Why San Francisco 49ers Can Get by with Alex Smith Managing the Game

Caleb GarlingCorrespondent IOctober 30, 2011

SAN FRANCISCO, CA - OCTOBER 30:  Alex Smith #11 of the San Francisco 49ers throws the ball against the Cleveland Browns at Candlestick Park on October 30, 2011 in San Francisco, California.  (Photo by Ezra Shaw/Getty Images)
Ezra Shaw/Getty Images

If you time-traveled to the beginning of the season and told a 'Niner fan that their team would start the season 6-1 on the back of consistent play from Alex Smith, they'd probably try to fight you for clearly, and cruelly, screwing with their heads.

For five years, 'Niner Nation has been tortured by Alex Smith.

He always knew when to fumble (when there was a chance for a win). He always knew when to throw an egregious interception (ditto). He rarely set his feet. He missed open receivers by either drilling the ball into the ground or drilling it into their ribcage on short screens. Time and time again he would just plain screw up. Admittedly, much of that traces back to inept and discontinuous coaching and poor offensive lines, but even though he's a nice guy, it became maddeningly unclear why he got so many second chances.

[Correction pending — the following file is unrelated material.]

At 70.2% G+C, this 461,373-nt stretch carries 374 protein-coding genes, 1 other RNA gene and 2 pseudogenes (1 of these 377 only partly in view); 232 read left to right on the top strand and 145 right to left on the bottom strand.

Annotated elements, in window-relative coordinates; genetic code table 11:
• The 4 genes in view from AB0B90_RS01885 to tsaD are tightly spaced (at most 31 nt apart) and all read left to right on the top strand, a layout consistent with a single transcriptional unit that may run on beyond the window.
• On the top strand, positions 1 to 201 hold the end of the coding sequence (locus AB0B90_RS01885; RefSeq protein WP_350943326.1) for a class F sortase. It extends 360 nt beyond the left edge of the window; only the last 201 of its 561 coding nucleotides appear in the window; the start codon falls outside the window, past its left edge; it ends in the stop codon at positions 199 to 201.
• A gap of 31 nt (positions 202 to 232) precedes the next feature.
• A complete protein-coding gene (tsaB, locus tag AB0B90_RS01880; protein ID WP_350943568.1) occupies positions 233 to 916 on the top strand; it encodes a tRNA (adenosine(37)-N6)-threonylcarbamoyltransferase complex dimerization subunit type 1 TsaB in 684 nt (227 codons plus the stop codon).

But with their win over the Browns today, the 49ers are in fact 6-1. And Alex Smith is playing well. He does still occasionally try to assassinate someone, usually Frank Gore, with the football, and his feet still jitter like someone put fire ants in his cleats when the blitz is on. But Jim Harbaugh has finally figured out what makes this team tick: grinding the ball. You can win in the NFL without the spectacular play of your quarterback if you can run the ball and play lights-out defense—both of which the 'Niners do.

Smith has attempted just 158 pass attempts and has accumulated 1,090 yards this season, both good for 26th in the league behind such, um, talent as Rex Grossman and Jason Campbell. In every game it is clear that Jim Harbaugh started his weekly strategy outline by writing, "Step one: Take game out of Alex's hands." And that's fine. Give the ball to Gore and rookie spark plug Kendall Hunter and let Patrick Willis and company do the rest.

I texted a friend the other day, "We are the poor man's 2000 Ravens!"

He texted back, "More like, diseased homeless man's...but I'll take it!"

The year the Ravens won the Super Bowl their quarterbacks were Tony Banks and Trent Dilfer. Neither passed for more than 300 yards in a game and the team finished 20th in the league in pass attempts. Yet they were tops in just about every defensive category on the shoulders of Ray Lewis and company.

The 'Niners still have a lot to prove—can you do this for 16-plus games?—yet their schedule won't give them many opportunities to do it. The only imposing dates left are against the Steelers, the Giants  and, ironically, the Ravens. They have the Redskins away and the rest of their games are divisional matchups. That'll be enough to launch them into the postseason for the first time in a decade.

We'll have to see what happens when they, and Alex Smith, finally get there.